Blog #42 It's All in the Details

December 05, 2016  •  Leave a Comment

Blog #42 It’s All in the Details. 

Images can be presented in many ways.  We are all familiar with common ways that images are displayed.  Paper prints such as in books or frames on the wall, projection onto a screen, and LCD screens such as a laptops or smartphones are the most common for viewing images.  Detail in an image is an important and controversial topic. Film and digital photography differ in their approach to detail within the image.  This week’s blog piece will address the concept of detail in the two dimensional image, albeit in a brief manner with an emphasis on the final printed image. The proverbial devil is in the details.

In the last decade or so, and especially the last few years, film photography, digital, and even smartphones have come to produce similarly good quality images.  There are no bad cameras anymore. When viewed on a 13” screen (laptop) or 4.5” screen (smartphone) there is no discernible difference detectable in the image quality of just about any image taken by any camera. Our eyes can only see up to about 300dpi and detect differences in images up to about 600 dpi only so anything more than is sort of overkill. There are serious professional forums and online discussions about this topic for the scientifically inclined reader. 

Let’s start with film.  Film photography under went many changes in it’s humble beginnings.  Paper and chemistry were crude and the task of fixing light onto a surface was a messy process at best.  After some trial and error and many decades, photography made some significant advancements.  Chemistry and paper had come a long way and in the early 20th century, images started to look very good and retain archival quality.  Many printed images have survived 100 years or more without fading much or completely disintegrating.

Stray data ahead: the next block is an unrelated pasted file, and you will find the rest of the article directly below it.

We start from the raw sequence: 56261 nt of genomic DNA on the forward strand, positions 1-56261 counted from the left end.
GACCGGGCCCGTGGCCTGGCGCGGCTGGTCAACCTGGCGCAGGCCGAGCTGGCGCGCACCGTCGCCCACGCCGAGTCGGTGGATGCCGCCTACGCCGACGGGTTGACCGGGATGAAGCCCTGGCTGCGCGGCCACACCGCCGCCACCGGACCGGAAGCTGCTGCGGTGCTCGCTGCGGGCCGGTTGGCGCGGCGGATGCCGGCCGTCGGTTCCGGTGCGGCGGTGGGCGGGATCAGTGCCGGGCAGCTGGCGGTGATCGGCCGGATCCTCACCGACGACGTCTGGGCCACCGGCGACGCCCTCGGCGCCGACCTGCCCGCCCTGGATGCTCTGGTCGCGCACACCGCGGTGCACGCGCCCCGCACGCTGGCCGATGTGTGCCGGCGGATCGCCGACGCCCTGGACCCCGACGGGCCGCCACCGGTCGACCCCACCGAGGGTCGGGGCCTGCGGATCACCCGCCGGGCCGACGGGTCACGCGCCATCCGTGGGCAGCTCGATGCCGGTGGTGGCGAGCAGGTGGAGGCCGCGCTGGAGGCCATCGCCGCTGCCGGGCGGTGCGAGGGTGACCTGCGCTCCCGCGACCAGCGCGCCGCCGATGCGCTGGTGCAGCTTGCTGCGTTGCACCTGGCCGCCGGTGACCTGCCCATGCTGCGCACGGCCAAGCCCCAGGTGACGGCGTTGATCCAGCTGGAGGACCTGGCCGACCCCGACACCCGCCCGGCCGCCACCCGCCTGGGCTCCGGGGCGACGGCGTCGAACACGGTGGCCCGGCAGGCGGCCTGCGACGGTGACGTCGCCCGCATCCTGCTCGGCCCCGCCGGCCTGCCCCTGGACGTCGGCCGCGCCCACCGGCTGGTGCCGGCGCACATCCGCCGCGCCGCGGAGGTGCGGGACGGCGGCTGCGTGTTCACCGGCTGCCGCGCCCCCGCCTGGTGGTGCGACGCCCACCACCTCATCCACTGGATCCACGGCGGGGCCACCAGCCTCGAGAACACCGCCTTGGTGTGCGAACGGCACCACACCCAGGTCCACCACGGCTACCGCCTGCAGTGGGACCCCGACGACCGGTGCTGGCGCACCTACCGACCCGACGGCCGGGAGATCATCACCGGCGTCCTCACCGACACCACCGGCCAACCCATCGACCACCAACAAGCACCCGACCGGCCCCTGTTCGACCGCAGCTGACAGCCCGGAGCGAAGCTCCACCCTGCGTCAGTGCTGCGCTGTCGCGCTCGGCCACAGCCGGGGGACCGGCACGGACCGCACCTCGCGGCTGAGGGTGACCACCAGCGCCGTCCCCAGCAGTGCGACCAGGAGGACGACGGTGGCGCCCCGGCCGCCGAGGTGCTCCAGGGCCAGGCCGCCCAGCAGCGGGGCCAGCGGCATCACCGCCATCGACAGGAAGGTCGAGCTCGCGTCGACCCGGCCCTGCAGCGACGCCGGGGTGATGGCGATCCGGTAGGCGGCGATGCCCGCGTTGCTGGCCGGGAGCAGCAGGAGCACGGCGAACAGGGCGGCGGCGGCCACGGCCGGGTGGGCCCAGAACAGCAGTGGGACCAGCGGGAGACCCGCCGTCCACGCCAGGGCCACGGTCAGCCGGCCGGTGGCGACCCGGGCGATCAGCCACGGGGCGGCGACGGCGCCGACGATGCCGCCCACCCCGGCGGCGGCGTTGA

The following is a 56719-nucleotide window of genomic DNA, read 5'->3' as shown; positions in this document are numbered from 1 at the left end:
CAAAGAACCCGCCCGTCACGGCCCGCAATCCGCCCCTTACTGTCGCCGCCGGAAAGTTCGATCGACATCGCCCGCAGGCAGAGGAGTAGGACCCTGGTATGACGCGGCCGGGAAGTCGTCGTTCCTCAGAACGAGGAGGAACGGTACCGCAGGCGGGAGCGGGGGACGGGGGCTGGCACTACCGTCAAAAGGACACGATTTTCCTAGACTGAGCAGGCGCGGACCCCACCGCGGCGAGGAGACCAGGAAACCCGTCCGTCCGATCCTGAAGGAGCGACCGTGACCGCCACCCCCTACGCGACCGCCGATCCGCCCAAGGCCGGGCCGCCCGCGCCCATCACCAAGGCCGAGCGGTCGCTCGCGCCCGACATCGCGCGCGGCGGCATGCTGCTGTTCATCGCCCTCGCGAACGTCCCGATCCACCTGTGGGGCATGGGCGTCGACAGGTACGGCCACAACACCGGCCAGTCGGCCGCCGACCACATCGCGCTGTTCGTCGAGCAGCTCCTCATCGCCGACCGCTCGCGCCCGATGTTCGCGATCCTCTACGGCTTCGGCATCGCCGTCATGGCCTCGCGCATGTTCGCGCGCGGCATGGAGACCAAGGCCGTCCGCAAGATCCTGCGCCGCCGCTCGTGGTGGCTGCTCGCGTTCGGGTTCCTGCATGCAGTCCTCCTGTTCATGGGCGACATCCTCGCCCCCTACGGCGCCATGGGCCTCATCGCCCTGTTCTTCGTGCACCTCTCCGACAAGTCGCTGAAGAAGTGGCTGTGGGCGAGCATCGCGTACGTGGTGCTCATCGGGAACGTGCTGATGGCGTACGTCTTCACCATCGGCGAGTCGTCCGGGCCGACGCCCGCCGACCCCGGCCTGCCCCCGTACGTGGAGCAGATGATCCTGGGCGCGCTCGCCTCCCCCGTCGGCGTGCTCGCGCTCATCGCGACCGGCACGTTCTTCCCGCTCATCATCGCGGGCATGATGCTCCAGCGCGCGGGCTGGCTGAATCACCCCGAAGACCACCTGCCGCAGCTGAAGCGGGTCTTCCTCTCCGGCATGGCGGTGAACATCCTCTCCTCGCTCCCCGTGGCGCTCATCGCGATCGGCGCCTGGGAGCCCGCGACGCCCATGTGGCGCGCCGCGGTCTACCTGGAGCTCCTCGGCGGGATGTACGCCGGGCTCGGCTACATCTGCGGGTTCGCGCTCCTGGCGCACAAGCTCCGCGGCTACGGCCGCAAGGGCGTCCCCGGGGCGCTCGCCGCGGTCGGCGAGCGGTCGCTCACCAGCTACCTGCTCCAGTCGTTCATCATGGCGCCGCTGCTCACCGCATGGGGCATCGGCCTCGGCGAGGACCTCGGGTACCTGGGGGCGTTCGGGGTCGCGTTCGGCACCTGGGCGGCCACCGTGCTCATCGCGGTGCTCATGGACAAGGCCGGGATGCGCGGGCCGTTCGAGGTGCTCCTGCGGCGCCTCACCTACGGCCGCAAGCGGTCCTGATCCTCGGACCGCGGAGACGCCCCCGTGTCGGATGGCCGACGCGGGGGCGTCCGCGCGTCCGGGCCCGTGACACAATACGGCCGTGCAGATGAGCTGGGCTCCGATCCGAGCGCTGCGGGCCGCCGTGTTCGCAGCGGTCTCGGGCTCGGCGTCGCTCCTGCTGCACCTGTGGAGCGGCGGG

There are many different sized negatives: 35mm, medium format, 4x5 (inches), large format which is around 8x10 and others. In general, the common and widely available 35mm size can make acceptable prints in the 8x10 size to the 11x14 size.  It is possible to make acceptable prints from a 35mm negative that are 16x20 in size but there could be some image degradation.  The details and quality of an image is a combination of many variables.  The camera, lens, lighting, film, and developing, are all variables that effect the final quality of the negative.  For images 16x20 and larger, you would be wise to use a medium format negative or larger to be on the safe side.  Of course the final print size is determined by the intended size of the print as determined by the artist, the quality of the image (negative) and the photographer’s tolerance of the grain in the given image. Medium format film is almost three images larger than 35mm. See the illustration for six comparison below.